Naturally most fruits, flowers and leaves show various colours and contain several pigments which are easily extracted and then employed in DSSCs [16]. The leaves of most green plants are rich in chlorophyll and its application as natural dye has been investigated in many related studies [4,17,18]. Anthocyanins are natural compounds that give colour to fruits and plants and are also largely responsible for the purple-red color of autumn leaves and the red colour of flower buds [19]. In this paper, anthocyanin extracts of flame tree flower, chlorophyll extract from pawpaw leaf and their mixture were the natural dyes used as dye-sensitizers for the preparation of DSSCs.

The flame tree (Delonix regia), also known as royal Poinciana or flamboyant, is a member of the bean family (Leguminosae) widely regarded as one of the most beautiful tropical trees in the world [20]. The anthocyanins from the flame tree are composed of cyanidin 3-O-glucoside (Figure 1(a)) and cyanidin 3-O-rutinoside (Figure 1(b)) [21].

Pawpaw (Carica papaya Linnaeus), belongs to the family of Caricaceae. It is not a tree but an herbaceous succulent plants that posses self supporting stems of spongy and soft wood [22] Pawpaw is a large perennial herb with a rapid growth rate and thrives in tropical climate that is dry when cold and wet when warm [20] The leaves emerge directly from the upper part of the stem in a spiral on nearly horizontal petioles 30 - 105 cm long, hollow, succulent, green or more or less dark purple [23]

2. Experimental Details

2.1. Extraction of the Natural Dyes

Fresh flame tree flower and pawpaw leaves each of 10 g were separately weighed on an electronic weighing balance and crushed with a porcelain mortar and pestle, each crushed sample was then mixed with 50 cm3 of ethanol (99% absolute) at room temperature in a dark room. Solid dregs in the solution were filtered by filter paper to acquire a pure and natural dye solution. Then, flame tree flower and pawpaw leaf extracts were blended at volume ratio of 1:1 to serve as a natural dye mixture.

2.2. Preparation of DSSC

The TiO2 film was prepared by blending 0.2 g of commercial TiO2 powder (Degussa, P25), 0.4 cm3 of nitric acid (0.1 M), 0.08 g of polyethylene glygol (MW 10,000) and one drop of a Triton x-100 (a nonionic surfactant). The mixture was well mixed using an ultrasonic bath for


Figure 1. Chemical structure of (a) cyanidin 3-O-rutinoside and (b) Cyanidin 3-O-glucoside, main components of Flame tree flower anthocyanin.

1 h and the resulting paste was spread over an FTO conductive glass plate (SOLARONIX) having 15 Ω/cm2. The TiO2 nano-particles thus produced had a mean particle size of 20 nm. TiO2 pastes were deposited on the FTO conductive glass by rigid squeegee and screen printing procedure (polyester mesh of 90) in order to obtain a TiO2 film with a thickness of 18 µm. The active area of DSSC was 0.54 cm2 (1.4 cm × 0.39 cm). The TiO2 thin film was sintered at 450˚C for 1h to increase compactness of the thin film. The TiO2 film was consolidated through heat treatment, increasing the internal voids of film organization and thus enhancing its absorption performance. Then the sintered TiO2 thin film was immersed for 24 h in natural dyes prepared, allowing the natural dye molecules to be adsorbed on the surface of TiO2 nanoparticles. Anhydrous alcohol was used to remove any natural dye that had not been adsorbed on the surface of TiO2 nanoparticles. Finally, after cleaning, the DSSCs photoelectrode was complete and ready for testing.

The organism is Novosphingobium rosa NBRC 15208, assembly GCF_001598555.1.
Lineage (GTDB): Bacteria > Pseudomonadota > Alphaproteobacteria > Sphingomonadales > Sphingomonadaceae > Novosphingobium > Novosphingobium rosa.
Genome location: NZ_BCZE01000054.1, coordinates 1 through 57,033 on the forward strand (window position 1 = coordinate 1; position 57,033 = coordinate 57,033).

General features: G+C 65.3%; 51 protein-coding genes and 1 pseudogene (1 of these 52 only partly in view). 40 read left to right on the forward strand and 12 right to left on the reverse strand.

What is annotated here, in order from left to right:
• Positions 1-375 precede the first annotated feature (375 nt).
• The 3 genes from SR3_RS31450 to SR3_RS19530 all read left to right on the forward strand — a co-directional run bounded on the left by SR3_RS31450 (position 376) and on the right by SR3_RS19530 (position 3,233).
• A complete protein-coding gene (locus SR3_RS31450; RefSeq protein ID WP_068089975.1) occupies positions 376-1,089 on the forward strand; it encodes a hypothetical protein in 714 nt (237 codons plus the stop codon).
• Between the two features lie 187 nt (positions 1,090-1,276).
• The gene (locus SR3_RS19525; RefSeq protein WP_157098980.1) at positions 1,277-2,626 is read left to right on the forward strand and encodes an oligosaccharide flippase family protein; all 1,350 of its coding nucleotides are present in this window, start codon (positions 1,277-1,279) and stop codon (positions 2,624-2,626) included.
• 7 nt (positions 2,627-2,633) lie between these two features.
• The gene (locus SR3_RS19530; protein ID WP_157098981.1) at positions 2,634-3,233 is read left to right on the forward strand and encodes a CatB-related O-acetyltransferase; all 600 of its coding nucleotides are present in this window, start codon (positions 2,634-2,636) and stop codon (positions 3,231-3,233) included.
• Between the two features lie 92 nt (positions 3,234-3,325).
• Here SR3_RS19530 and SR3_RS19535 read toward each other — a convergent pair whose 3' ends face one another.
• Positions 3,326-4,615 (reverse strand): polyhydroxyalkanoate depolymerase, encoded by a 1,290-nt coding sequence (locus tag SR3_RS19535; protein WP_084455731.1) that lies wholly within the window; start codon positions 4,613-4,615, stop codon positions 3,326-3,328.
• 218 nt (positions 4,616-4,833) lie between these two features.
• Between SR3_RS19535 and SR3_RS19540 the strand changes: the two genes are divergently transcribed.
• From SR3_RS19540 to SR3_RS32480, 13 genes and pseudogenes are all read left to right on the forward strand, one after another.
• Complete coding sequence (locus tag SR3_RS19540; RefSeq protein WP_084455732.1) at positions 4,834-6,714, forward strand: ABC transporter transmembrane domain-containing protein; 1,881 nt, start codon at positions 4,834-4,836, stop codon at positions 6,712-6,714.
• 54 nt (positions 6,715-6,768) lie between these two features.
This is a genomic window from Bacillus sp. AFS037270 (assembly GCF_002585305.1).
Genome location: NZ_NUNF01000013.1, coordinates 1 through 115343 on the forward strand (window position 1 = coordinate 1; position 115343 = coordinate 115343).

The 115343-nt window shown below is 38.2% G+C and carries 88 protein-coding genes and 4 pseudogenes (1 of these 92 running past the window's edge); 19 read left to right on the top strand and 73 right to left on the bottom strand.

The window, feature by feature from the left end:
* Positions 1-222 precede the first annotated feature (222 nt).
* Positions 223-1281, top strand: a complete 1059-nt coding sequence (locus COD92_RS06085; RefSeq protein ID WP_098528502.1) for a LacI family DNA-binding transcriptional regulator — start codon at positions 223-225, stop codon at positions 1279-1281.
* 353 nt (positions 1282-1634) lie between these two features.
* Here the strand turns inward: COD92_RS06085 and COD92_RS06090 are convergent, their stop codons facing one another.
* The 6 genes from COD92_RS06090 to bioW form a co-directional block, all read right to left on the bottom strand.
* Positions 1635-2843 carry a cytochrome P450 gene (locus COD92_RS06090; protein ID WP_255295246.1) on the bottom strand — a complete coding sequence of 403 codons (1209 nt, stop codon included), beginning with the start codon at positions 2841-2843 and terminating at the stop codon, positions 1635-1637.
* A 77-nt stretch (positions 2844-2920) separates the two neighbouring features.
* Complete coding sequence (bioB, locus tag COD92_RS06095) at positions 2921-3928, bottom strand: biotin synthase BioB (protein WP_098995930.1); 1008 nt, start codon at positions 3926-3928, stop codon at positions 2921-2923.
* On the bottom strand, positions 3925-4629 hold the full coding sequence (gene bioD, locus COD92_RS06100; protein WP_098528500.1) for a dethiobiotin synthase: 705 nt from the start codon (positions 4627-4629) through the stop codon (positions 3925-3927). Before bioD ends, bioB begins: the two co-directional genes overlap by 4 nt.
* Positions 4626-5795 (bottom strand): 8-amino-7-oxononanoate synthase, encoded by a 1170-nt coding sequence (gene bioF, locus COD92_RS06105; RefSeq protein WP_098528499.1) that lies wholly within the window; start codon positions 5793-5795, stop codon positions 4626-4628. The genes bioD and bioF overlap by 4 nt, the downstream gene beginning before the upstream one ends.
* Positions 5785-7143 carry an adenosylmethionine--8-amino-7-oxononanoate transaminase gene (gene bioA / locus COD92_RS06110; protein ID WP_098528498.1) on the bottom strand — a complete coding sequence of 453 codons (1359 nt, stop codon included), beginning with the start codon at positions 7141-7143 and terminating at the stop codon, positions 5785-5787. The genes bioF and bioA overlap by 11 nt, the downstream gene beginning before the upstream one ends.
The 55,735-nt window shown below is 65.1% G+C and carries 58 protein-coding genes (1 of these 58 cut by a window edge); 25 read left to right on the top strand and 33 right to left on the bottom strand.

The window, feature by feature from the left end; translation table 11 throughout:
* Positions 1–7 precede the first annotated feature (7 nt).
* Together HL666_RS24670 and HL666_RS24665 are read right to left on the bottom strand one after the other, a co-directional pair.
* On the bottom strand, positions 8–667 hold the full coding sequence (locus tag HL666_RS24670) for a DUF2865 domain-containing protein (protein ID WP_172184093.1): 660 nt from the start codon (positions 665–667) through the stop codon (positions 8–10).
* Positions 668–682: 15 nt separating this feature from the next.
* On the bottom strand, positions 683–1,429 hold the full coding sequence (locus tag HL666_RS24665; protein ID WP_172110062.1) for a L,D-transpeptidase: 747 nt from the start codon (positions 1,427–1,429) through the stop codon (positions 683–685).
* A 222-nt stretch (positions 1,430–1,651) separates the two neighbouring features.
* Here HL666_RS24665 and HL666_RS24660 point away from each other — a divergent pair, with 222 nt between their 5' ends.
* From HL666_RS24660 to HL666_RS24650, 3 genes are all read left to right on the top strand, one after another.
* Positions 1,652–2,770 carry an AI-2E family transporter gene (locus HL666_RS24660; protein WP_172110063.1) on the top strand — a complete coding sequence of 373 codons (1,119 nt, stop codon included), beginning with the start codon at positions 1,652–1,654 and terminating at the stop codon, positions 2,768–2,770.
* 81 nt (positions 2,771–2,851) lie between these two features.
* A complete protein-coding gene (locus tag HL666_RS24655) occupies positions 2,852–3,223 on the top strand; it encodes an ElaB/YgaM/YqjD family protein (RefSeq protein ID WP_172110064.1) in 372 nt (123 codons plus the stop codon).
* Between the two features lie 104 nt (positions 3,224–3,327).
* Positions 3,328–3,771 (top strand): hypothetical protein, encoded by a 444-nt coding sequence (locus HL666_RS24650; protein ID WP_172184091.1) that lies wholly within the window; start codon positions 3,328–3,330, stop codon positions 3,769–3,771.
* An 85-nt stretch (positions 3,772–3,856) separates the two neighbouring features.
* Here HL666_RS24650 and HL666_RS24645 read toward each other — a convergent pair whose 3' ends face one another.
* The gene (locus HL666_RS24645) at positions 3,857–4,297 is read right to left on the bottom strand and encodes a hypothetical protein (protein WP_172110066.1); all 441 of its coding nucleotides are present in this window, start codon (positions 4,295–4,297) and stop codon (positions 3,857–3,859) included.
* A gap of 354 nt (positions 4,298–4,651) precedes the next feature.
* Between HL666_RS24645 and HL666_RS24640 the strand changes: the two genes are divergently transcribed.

Glass insulation spacers in long strips were used in assembling and these were stuck on the four edges of the base plate of conductive glass at the bottom. These formed a space between photoelectrode and counter electrode enabling the injection of electrolyte.

2.3. Current Voltage Characterization

In the performance test of the prepared DSSC, xenon (Xe) light of 150 W was selected to simulate sunlight (AM 1.5), and an I-V curve analyzer (Model 4200 SC) was employed to measure the photoelectric conversion efficiency of the prepared DSSC. The measured results were plotted in an I-V curve, from which the data of opencircuit voltage Voc (V), short-circuit current density Jsc (mA/cm2), fill factor (FF) and conversion efficiency η% were further acquired.

3. Results and Discussion

Figure 2 shows the SEM image of TiO2 nanoparticles fabricated using screen printing procedure. The TiO2 nanoparticles had a mean particle size of 20 nm (TiO2 nanoparticle that is well sintered enhanced the adsorptivity of natural dye molecules).